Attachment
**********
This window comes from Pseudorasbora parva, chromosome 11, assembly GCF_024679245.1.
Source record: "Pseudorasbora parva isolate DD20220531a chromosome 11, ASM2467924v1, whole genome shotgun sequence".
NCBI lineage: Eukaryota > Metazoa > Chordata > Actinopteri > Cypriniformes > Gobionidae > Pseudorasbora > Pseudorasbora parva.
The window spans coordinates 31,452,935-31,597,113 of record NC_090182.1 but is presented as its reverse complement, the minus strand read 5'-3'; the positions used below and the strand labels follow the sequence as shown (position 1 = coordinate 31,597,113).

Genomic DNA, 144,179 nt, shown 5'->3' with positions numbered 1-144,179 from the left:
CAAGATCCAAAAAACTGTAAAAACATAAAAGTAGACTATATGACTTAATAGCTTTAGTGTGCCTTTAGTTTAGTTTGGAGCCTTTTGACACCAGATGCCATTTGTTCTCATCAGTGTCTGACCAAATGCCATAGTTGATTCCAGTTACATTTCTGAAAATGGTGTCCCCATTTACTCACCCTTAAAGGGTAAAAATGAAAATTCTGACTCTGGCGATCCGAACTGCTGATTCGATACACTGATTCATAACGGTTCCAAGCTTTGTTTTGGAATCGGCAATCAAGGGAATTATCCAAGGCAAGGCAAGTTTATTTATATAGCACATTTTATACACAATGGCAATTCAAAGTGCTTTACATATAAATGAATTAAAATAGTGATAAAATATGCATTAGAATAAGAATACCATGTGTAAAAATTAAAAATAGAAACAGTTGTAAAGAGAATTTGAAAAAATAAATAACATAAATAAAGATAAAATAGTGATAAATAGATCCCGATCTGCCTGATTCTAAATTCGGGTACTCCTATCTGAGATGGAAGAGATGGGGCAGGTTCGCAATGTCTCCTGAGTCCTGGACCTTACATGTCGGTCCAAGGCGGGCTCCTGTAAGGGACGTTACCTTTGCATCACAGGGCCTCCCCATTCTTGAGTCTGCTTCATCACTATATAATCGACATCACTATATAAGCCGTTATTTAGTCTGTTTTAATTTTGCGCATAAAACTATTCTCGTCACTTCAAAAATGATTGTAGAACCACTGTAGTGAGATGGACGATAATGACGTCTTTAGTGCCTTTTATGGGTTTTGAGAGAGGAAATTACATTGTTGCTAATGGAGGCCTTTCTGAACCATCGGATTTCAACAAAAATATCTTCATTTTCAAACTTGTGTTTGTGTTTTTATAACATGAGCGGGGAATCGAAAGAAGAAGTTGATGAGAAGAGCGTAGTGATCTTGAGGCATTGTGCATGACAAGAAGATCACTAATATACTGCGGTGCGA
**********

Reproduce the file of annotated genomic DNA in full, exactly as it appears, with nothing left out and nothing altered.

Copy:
This window comes from Pseudorasbora parva, chromosome 11, assembly GCF_024679245.1.
Source record: "Pseudorasbora parva isolate DD20220531a chromosome 11, ASM2467924v1, whole genome shotgun sequence".
NCBI lineage: Eukaryota > Metazoa > Chordata > Actinopteri > Cypriniformes > Gobionidae > Pseudorasbora > Pseudorasbora parva.
The window spans coordinates 31,452,935-31,597,113 of record NC_090182.1 but is presented as its reverse complement, the minus strand read 5'-3'; the positions used below and the strand labels follow the sequence as shown (position 1 = coordinate 31,597,113).

Genomic DNA, 144,179 nt, shown 5'->3' with positions numbered 1-144,179 from the left:
CAAGATCCAAAAAACTGTAAAAACATAAAAGTAGACTATATGACTTAATAGCTTTAGTGTGCCTTTAGTTTAGTTTGGAGCCTTTTGACACCAGATGCCATTTGTTCTCATCAGTGTCTGACCAAATGCCATAGTTGATTCCAGTTACATTTCTGAAAATGGTGTCCCCATTTACTCACCCTTAAAGGGTAAAAATGAAAATTCTGACTCTGGCGATCCGAACTGCTGATTCGATACACTGATTCATAACGGTTCCAAGCTTTGTTTTGGAATCGGCAATCAAGGGAATTATCCAAGGCAAGGCAAGTTTATTTATATAGCACATTTTATACACAATGGCAATTCAAAGTGCTTTACATATAAATGAATTAAAATAGTGATAAAATATGCATTAGAATAAGAATACCATGTGTAAAAATTAAAAATAGAAACAGTTGTAAAGAGAATTTGAAAAAATAAATAACATAAATAAAGATAAAATAGTGATAAATAGATCCCGATCTGCCTGATTCTAAATTCGGGTACTCCTATCTGAGATGGAAGAGATGGGGCAGGTTCGCAATGTCTCCTGAGTCCTGGACCTTACATGTCGGTCCAAGGCGGGCTCCTGTAAGGGACGTTACCTTTGCATCACAGGGCCTCCCCATTCTTGAGTCTGCTTCATCACTATATAATCGACATCACTATATAAGCCGTTATTTAGTCTGTTTTAATTTTGCGCATAAAACTATTCTCGTCACTTCAAAAATGATTGTAGAACCACTGTAGTGAGATGGACGATAATGACGTCTTTAGTGCCTTTTATGGGTTTTGAGAGAGGAAATTACATTGTTGCTAATGGAGGCCTTTCTGAACCATCGGATTTCAACAAAAATATCTTCATTTTCAAACTTGTGTTTGTGTTTTTATAACATGAGCGGGGAATCGAAAGAAGAAGTTGATGAGAAGAGCGTAGTGATCTTGAGGCATTGTGCATGACAAGAAGATCACTAATATACTGCGGTGCGA